so i think i'm going to start a new blog shortcut. from now on, when i read something that just sends me deeper into thoughts of self immolation and/or resigned maniacal laughter i'll just post it with no comment as such. i truly am exhausted and saddened beyond expression at where our country has ended up. i want to be hopeful i just can't muster it yet.

and then there's the radio. yeah, i listen more than i should. but i spend a good portion of my day doing mindless work and keeping up with the world thru the radio makes the chores go faster. or used to.

lately, our local "progressive" station decided to go "mainstream" with a faux liberal named marc germain, or "mr. k." this guy brings up such pressing progressive topics as the phil spector trial and dismissing the pet food recall instead of local activism like harrison on the edge, the local talkhost he replaced.

the only encouraging thing to note about his show is that since i have KTLK programmed into my cellphone already i've been annoyed enough to call in a couple of times in the past week. man, it is no trouble to get right through. his screener, bill, is a nice guy. but there is absolutely no waiting.

i don't usually try to get on the air. i actually ask bill to pass on info -- like when i called twice last week and asked if KTLK was so proud of being "live and local" in drive time, why they weren't promoting the upcoming peace rally on the 17th instead of discussing the merits of green beer and spending an hour plugging a lawyer who prides himself on springing drunk drivers (really). bill said he would do his best and he agreed it was a good idea. i followed up with a detailed email to KTLK.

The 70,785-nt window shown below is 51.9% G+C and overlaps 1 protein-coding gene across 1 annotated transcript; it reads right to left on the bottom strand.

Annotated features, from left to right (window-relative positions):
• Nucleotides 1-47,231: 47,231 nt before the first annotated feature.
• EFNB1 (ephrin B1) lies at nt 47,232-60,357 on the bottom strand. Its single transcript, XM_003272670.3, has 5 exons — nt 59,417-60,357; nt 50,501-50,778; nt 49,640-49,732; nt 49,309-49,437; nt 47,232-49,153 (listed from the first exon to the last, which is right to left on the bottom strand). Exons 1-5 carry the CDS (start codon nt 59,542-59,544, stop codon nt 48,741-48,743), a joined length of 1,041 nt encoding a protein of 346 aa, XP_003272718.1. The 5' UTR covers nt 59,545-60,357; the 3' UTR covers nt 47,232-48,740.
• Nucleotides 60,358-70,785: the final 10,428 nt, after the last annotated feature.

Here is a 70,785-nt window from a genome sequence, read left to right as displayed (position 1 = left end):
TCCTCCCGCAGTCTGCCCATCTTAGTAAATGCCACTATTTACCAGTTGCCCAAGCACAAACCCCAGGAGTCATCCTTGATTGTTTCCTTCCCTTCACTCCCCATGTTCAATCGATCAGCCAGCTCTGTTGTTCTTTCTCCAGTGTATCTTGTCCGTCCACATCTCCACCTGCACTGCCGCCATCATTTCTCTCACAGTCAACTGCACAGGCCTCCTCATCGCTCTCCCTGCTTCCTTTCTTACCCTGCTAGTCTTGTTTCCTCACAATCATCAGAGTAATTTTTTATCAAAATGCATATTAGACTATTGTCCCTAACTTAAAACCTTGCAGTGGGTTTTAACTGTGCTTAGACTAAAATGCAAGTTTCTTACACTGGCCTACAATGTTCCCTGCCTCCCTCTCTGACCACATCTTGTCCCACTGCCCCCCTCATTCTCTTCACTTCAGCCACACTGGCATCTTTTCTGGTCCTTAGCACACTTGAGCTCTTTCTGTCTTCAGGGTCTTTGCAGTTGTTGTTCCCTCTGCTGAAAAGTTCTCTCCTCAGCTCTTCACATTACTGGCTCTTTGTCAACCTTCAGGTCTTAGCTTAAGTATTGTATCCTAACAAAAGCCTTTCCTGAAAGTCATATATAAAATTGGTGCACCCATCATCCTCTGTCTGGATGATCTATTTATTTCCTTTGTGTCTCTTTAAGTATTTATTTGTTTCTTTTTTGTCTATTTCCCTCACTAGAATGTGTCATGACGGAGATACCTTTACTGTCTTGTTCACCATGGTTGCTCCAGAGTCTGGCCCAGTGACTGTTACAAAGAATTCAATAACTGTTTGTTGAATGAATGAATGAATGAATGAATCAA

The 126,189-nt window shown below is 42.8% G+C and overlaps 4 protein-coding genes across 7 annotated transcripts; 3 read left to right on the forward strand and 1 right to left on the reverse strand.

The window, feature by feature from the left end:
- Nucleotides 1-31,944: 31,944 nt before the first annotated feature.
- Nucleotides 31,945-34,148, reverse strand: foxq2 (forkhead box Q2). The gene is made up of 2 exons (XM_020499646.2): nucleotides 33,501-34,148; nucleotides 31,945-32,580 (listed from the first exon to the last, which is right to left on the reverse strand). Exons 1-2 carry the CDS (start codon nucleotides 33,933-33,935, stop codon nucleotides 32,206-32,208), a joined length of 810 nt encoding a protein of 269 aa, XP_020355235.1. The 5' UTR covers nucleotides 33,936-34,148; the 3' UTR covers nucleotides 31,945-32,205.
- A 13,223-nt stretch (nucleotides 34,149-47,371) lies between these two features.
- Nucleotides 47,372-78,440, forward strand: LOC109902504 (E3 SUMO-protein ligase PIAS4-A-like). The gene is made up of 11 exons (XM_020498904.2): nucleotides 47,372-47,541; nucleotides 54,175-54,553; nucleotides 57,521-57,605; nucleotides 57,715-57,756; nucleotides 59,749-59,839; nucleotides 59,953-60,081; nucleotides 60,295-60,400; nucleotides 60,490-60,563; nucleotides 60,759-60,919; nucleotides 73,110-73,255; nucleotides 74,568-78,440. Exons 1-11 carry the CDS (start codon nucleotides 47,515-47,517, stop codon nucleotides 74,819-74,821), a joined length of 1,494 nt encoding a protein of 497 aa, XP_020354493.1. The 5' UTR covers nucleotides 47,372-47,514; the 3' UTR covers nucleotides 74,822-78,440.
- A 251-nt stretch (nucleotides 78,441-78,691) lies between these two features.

but mr K. never talked about the peace rally. wait. scratch that. he did talk about it on monday when he mocked it and all the participants... but i digress... i'll post some audio later and let y'all judge for yourself.

the reality is this. it's easy to get through to the asshole because nobody's calling in. i sent him an email today and told him (and the station and the sales manager at the station) that they should change their slogan to "3-7pm: a great time to listen to npr" or kpfk for that matter... i think it's about time for some donations without a pledge drive. and it's also time to call ktlk's advertisers and tell them they might want to sponsor one of those public stations...

it's just too depressing to have to deal with this shit anymore...

Update: i don't get many hits these days, since i've been in hibernation. but the few i do are searching for "Mr. K and KTLK" (ego surf much marc?) just in case you still want to defend the loser, here's a pic of the big ass. Mr. K loves Bill O'Reilly.


Thursday, March 01, 2007

Harrison on the Edge

so ktlk has done it again. they've fired harrison of "harrison on the edge" and replaced him with the former "mr. kabc." the whole line up is screwed. they've moved rachel maddow to 10pm(!) and killed off the young turks. the only thing worse they could have done is give johnny wendall a spot!

let ktlk know that we need harrison back at AND here. he is the only local activist host. he's the ONLY host on AAR who does any decent cross promoting and he is a gracious, all around decent human being.

and if you've never listened to harrison, check out the clip below. it's radio so there ain't no pictures, but it's a great example of how harrison works with his listeners and the community to promote activism. the interview is about the hows and whys of going to camp casey and the info is still pertainent. in fact, you are invited to join folks there for easter. won't you please come to camp casey? no one else can take your place.

harrison on the edge interview part one

harrison on the edge interview part two

Monday, February 26, 2007

jesse says it's all right

jesse dyen

Friday, February 23, 2007


according to congressman waxman's staff (and they are cooooool), the congressman is "moving in the direction" of defunding the war...

please, come and join us today. we need to let him know how serious we are. and we need him to know that as thankful as we are for all his lefty good deeds, nothing is as important as ending this war NOW.

and, we need him to know that if any of the chickenhawks come after him for not supporting the troops, we'll have his back.

check out what happened today at STOP FUNDING BUSH'S WAR and get all the info you need to JOIN US TODAY!

would this work?